The emergence of Islamic viewpoints on economic issues under the umbrella of Islamic economics has captivated much interest especially in its practical manifestation in Islamic banking and finance. In light of the failure of mainstream economics to address many pressing issues, and hence the need for alternative views, this paper offers assessments of Islamic economics whether (i) it is relevant to this need, (ii) it has progressed to the extent that it has been made to become relevant, and (iii) it is also in need of reform. While I argue that Islamic economics is relevant, it falls short of expectations on the second issue. The major reasons being: (a) the lack of progress in Islamic economics theory, (b) the similarity of Islamic economic practices in the forms of Islamic finance to conventional finance, and (c) its limited ability thus far to embrace multi-perspective views. On the basis of these, I conclude that Islamic economics is also in need of reform.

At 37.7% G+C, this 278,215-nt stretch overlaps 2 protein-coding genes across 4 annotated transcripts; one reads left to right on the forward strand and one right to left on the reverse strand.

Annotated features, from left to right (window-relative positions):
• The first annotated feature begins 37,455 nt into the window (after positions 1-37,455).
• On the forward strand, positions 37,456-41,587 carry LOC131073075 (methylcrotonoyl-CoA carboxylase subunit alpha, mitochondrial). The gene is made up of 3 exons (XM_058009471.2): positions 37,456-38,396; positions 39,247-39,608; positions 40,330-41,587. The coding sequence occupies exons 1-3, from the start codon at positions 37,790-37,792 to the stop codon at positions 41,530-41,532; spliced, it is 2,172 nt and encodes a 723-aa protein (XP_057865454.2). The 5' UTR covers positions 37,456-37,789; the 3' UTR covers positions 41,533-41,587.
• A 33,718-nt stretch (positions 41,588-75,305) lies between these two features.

King Abdulaziz University